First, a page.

Where Exceptional Clock Service Takes Place
Clocks in Repair
When a customer comes to my shop, the repair job depends on what brand and type of clock it is, of course, and what they would like to have done to it. Once we've established that, I evaluate the work at no charge. Then I will give the customer a price, find out how quickly they would like it done, and put the job in the work log, which places the clock in line. I normally have a backlog of three to four months.
Most clocks in my shop for repair are going to go through the same process. The first stage is disassembly and inspection. During this phase I look for anything unexpected, anything I might not have seen during the initial assessment.
Next, I place all the parts in a hot, ammonia-based solution for an ultrasonic bath that cleans and brightens the brass. Then everything goes through a water wash, followed by a drying agent. Finally, the parts are blown dry and heated in an oven to make sure all the moisture has evaporated so that nothing rusts.
Only then do I start to work on it. The main servicing consists of polishing all the pivots, bushing all the holes that need bushing, and inspecting and/or replacing the main springs. Then I repeat the above cleaning to remove any leftover debris from the bushing process.
I grease the springs, reassemble, and then oil the movement and set it up for running. The reassembled movement hangs on my wall or stands on a shelf for a test run. I let it run for a week or two to make sure that it keeps time and that the chimes ring properly.
Another unique aspect of my service is that I take pictures of each clock in its various stages of disassembly to present to the customer when it’s picked up. Usually, the owners are fascinated when they see the intricate inner workings of their clock laid out in shining, individual pieces on a worktable.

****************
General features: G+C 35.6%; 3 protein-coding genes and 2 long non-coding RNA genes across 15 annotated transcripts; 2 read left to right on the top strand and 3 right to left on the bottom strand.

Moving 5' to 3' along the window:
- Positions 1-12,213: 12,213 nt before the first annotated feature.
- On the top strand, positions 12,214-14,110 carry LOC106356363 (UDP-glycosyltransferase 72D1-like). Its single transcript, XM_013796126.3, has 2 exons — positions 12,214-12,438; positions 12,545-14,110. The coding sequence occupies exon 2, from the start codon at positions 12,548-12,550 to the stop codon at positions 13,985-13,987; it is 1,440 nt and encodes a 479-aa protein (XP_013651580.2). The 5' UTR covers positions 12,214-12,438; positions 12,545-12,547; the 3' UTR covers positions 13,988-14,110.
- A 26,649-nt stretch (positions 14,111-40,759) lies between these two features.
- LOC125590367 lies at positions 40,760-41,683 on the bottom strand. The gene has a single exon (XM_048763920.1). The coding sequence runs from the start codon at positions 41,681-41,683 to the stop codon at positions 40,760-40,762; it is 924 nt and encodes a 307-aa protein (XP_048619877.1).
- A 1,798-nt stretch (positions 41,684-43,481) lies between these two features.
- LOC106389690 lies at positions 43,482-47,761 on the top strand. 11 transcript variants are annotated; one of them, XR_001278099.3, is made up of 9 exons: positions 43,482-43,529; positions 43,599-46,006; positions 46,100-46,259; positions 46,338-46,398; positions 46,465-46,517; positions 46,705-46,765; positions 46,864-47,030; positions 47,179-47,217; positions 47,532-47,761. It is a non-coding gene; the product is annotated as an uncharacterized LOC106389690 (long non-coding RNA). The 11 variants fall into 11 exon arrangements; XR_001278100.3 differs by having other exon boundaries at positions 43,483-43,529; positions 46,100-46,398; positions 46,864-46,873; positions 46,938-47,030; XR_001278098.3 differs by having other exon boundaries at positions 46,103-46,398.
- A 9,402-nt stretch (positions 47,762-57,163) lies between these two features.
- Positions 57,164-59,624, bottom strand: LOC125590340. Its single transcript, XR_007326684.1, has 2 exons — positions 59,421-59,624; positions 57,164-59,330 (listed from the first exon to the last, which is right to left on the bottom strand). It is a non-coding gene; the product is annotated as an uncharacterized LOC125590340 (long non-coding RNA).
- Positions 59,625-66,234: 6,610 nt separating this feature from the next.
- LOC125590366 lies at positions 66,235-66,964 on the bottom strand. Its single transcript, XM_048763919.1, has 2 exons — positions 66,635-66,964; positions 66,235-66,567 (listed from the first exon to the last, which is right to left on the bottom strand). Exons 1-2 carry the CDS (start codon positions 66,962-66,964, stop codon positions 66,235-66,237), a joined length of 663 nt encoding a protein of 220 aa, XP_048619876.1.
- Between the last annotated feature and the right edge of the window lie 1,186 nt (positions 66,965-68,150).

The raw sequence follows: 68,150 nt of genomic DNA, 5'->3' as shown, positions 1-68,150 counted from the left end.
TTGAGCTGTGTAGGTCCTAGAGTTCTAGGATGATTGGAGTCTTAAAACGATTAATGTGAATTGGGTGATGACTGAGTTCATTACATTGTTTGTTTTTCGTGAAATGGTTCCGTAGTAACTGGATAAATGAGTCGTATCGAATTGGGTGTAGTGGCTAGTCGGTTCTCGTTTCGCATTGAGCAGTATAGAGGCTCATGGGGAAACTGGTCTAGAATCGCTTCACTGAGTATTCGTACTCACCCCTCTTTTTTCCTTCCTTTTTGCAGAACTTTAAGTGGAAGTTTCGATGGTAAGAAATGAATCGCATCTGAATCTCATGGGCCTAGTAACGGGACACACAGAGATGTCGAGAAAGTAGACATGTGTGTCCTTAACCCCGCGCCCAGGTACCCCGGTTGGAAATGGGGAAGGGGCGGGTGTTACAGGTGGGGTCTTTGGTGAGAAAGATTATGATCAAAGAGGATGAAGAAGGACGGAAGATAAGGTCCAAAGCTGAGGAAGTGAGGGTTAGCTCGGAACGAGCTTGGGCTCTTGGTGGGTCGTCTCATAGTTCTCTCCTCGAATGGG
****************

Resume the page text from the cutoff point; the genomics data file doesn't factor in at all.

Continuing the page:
The pictures show them exactly what it has gone through while in my care and how comprehensive the service was. Also, they provide a record that they can keep with their clock so they know what has been done to it.
Some people may not want this much work done to their clock for one reason or another. Sometimes I can take the movement out of its case, oil it, and just do some small cleaning and adjustment without complete disassembly. If I determine that the clock isn’t too badly worn, this light version of service may be all the clock needs and provide all the customer wants in the way of repair.
I try to be a full-service clock repair company by providing other services that I may not do myself. Sometimes the case is damaged or a piece is missing, or the dial has significant wear or is scratched or broken. In other types of clocks, glass pieces in the doors, called tablets, may have been beautifully stenciled or painted, but the images and pictures have faded, worn down, or disappeared altogether.
In many instances, these features can be restored nearly to their original state, so I collaborate with a variety of skilled artisans and craftsmen who are able to provide the skills that I cannot.
A lot of times, customers are interested in learning more about their clock, particularly anything unique and unusual about it – where it was made and the historical period it's from, information relating to the design, and if it’s been modified or retrofitted in some way. I can usually provide most of this information. I can also have appraisals done for insurance purposes by an independent certified appraiser.